Spellbinder is written by Helen Stringer. It was published in 2009 by Feiwel and Friends. It is Stringer’s first book. Stringer’s website can be found here.
“Belladonna Johnson can see ghosts. It’s a trait she’s inherited from her mother’s side of the family, like blue eyes or straight hair. And it’s a trait she could do without, because what twelve-year-old wants to be caught talking to someone invisible?
It is convenient, though, after Belladonna’s parents are killed in a car accident. They can live with her the same as always, watching the same old TV shows in their same old house. Nothing has changed…until everything changes.
One night, with no warning, they vanish into thin air—along with every other ghost in the world. It’s what some people think ghosts are supposed to do, but Belladonna knows it’s all wrong. They may not be living, but they’re not supposed to be gone.
With the help of her classmate, Steve, a master of sneaking and spying, Belladonna is left to uncover what’s become of the spirits and to navigate a whole world her parents have kept well-hidden. If she can’t find her way, she’ll lose them again—this time, for good.”
What I Liked:
When I first started reading this book, I thought it was very interesting since the author seemed to be going for a sort of snarky, parody-ish style of writing. I mean, the girl’s name is Belladonna, her aunt’s last name is Nightshade, and their school is named Dullworth’s. I think it was also supposed to give a sort of gothic atmosphere to the whole book. I did get that feeling strongly, in the beginning.
I thought this was actually quite a unique supernatural story, worldbuilding-wise. It was intriguing, for the most part, and mildly entertaining.
What I Didn’t Like:
Unfortunately, this book was a little boring. There were also way too many revelations made at the end of the book with no prior set-up, and Belladonna as the Spellbinder was horribly cliché and obvious. I don’t know what a Paladin is, or why Steve is it, but that was also horribly convenient since he’s literally the only person Belladonna talks with or interacts with during the entire book. Also, what the heck was up with the random Greek mythology? The book has a good premise, and a unique one at that, but the delivery is not very good, the revelations are too abrupt, and the tone of the book just really works against it, I think.
There is a sequel to this book, but I’m not sure if I will read it because this book was a trudge to get through and I don’t feel like trudging my way through the next.
Recommended Age Range: 14+
Genre: Supernatural, Fantasy, Young Adult
“Dad,” she was trying to keep the panic out of her voice. “What is it?”
He looked at her, as if he didn’t know who she was. Then he was himself again.
“Something’s wrong,” he said.
“That’s what Elsie said, but—”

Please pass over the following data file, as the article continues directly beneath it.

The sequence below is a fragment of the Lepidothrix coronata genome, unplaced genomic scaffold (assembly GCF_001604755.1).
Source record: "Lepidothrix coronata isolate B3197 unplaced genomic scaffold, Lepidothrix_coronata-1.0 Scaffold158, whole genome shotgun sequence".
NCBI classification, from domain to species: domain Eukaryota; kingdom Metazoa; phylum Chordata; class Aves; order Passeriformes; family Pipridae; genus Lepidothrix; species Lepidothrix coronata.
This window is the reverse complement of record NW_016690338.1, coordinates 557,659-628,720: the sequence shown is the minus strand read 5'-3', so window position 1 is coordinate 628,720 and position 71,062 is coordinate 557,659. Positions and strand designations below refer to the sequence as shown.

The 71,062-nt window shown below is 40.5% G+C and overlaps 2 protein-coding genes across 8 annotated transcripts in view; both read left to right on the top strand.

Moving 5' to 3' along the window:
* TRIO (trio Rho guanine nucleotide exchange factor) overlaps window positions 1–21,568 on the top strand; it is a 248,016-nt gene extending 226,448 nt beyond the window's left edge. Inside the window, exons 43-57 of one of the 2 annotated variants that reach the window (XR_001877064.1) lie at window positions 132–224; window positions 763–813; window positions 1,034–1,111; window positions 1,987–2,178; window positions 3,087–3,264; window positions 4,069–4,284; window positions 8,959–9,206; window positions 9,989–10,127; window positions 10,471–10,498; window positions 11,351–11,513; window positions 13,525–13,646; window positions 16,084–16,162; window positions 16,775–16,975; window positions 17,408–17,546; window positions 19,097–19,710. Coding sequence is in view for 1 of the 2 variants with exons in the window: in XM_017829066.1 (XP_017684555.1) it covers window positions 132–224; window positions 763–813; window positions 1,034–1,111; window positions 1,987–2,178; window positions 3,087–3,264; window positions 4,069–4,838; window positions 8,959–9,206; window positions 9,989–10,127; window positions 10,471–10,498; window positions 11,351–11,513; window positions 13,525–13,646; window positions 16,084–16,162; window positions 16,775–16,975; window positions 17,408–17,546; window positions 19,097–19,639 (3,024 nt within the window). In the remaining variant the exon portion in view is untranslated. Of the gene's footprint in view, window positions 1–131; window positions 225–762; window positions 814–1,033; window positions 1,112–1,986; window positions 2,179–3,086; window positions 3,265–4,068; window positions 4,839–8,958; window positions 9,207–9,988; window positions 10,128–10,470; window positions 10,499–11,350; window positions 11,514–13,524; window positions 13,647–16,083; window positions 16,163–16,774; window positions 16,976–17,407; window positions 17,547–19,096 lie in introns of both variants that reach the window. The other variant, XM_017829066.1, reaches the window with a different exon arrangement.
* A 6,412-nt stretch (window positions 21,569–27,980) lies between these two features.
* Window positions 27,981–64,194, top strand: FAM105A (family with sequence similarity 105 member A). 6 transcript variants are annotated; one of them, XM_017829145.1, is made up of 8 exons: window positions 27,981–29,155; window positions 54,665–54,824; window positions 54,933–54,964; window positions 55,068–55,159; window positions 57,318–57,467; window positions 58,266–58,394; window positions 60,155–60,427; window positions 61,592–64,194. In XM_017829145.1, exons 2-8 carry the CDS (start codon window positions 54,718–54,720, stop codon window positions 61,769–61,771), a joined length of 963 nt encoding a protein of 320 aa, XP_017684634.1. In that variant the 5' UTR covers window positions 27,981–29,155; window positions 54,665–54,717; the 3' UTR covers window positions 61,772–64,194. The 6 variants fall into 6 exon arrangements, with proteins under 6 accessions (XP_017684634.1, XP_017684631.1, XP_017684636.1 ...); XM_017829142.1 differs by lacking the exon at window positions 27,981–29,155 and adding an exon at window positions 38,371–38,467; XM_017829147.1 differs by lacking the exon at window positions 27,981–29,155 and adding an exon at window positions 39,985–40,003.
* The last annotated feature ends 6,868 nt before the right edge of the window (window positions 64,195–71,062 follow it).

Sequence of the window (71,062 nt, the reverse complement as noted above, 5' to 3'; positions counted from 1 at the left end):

“No, listen, I don’t know how long I’ve got,” he was speaking rapidly, urgently, not the way he usually spoke to his daughter.
Belladonna’s eyes widened. There was a knot in her stomach.
“You’re going to have to call your Aunt Deirdre. She’ll know what to do. Tell her what’s happened. Tell her the doors are closing.”
“But what has happened? What doors?”
“The doors to the Other Side. Tell here there’s only one left. She’ll know which one. And don’t go out. Whatever you do, don’t go out until she gets here.”
She never got any further. The words froze in her throat as she saw her father seem to compress inward and squeeze upward until he became a thin line from floor to ceiling before both ends of the line shot together and he vanished, leaving a small bright spot, which faded to nothing.
The flames in the braziers flared blue, then green, and filled the room with a sweet, acrid smoke that made Belladonna and Steve feel dizzy. Through the light and smoke, Belladonna almost imagined she could see the Sibyl as she once was, sitting in the stone chair, gripping its arms, and throwing her head back to allow the gods entry to her mind.
“Peering proudly through the welkin way,
The radiant raptor rends the ruddy day,
Protecting the paragon in plain sight
Under arches and angles in motley light.”
The flames sank to orange and the Sibyl seemed to sigh.
“Um…is that it?” asked Belladonna.
“Did it make sense?”
“No, it didn’t make sense!’ said Steve. “It was like something from one of those crosswords where the clue is a train and the answer is a caterpillar.”
“Oh, good,” said the Sibyl, “I was afraid I’d lost my touch.”
Spellbinder is a (mostly) unique supernatural book with an interesting style of writing, but, unfortunately, those don’t save it from the fact that it’s a boring read. Steve is too convenient of a plot device, and the revelation about Belladonna is obvious and cliché. Too much happens at the end with too little foreshadowing, and the Greek is just weird.
You can buy this book here: Spellbinder
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